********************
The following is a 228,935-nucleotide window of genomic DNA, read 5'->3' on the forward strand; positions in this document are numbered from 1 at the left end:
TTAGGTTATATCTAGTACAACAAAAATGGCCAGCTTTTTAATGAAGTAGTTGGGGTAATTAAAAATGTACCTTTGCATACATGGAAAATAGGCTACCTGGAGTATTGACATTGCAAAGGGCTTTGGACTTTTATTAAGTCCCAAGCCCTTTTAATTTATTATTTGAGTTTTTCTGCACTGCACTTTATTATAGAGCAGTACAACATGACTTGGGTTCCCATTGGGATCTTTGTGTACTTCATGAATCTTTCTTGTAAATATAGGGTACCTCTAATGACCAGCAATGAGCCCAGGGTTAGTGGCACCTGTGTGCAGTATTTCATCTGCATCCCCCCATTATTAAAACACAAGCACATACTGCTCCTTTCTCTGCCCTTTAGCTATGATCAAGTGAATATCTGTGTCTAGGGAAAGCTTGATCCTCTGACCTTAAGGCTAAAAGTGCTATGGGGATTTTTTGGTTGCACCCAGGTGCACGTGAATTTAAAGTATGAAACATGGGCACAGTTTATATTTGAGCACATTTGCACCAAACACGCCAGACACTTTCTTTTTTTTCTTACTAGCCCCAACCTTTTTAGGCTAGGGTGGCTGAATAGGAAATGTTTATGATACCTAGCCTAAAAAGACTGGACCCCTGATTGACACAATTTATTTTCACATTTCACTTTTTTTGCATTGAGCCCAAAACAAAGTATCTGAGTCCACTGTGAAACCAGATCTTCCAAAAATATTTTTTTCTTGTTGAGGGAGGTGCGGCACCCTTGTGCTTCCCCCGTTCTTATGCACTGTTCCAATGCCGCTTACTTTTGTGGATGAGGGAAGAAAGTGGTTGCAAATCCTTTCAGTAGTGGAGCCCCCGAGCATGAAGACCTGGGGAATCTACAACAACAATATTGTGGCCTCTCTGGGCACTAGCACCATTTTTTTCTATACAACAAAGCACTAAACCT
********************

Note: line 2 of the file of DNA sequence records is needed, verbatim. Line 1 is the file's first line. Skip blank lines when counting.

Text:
TTAGGTTATATCTAGTACAACAAAAATGGCCAGCTTTTTAATGAAGTAGTTGGGGTAATTAAAAATGTACCTTTGCATACATGGAAAATAGGCTACCTGGAGTATTGACATTGCAAAGGGCTTTGGACTTTTATTAAGTCCCAAGCCCTTTTAATTTATTATTTGAGTTTTTCTGCACTGCACTTTATTATAGAGCAGTACAACATGACTTGGGTTCCCATTGGGATCTTTGTGTACTTCATGAATCTTTCTTGTAAATATAGGGTACCTCTAATGACCAGCAATGAGCCCAGGGTTAGTGGCACCTGTGTGCAGTATTTCATCTGCATCCCCCCATTATTAAAACACAAGCACATACTGCTCCTTTCTCTGCCCTTTAGCTATGATCAAGTGAATATCTGTGTCTAGGGAAAGCTTGATCCTCTGACCTTAAGGCTAAAAGTGCTATGGGGATTTTTTGGTTGCACCCAGGTGCACGTGAATTTAAAGTATGAAACATGGGCACAGTTTATATTTGAGCACATTTGCACCAAACACGCCAGACACTTTCTTTTTTTTCTTACTAGCCCCAACCTTTTTAGGCTAGGGTGGCTGAATAGGAAATGTTTATGATACCTAGCCTAAAAAGACTGGACCCCTGATTGACACAATTTATTTTCACATTTCACTTTTTTTGCATTGAGCCCAAAACAAAGTATCTGAGTCCACTGTGAAACCAGATCTTCCAAAAATATTTTTTTCTTGTTGAGGGAGGTGCGGCACCCTTGTGCTTCCCCCGTTCTTATGCACTGTTCCAATGCCGCTTACTTTTGTGGATGAGGGAAGAAAGTGGTTGCAAATCCTTTCAGTAGTGGAGCCCCCGAGCATGAAGACCTGGGGAATCTACAACAACAATATTGTGGCCTCTCTGGGCACTAGCACCATTTTTTTCTATACAACAAAGCACTAAACCT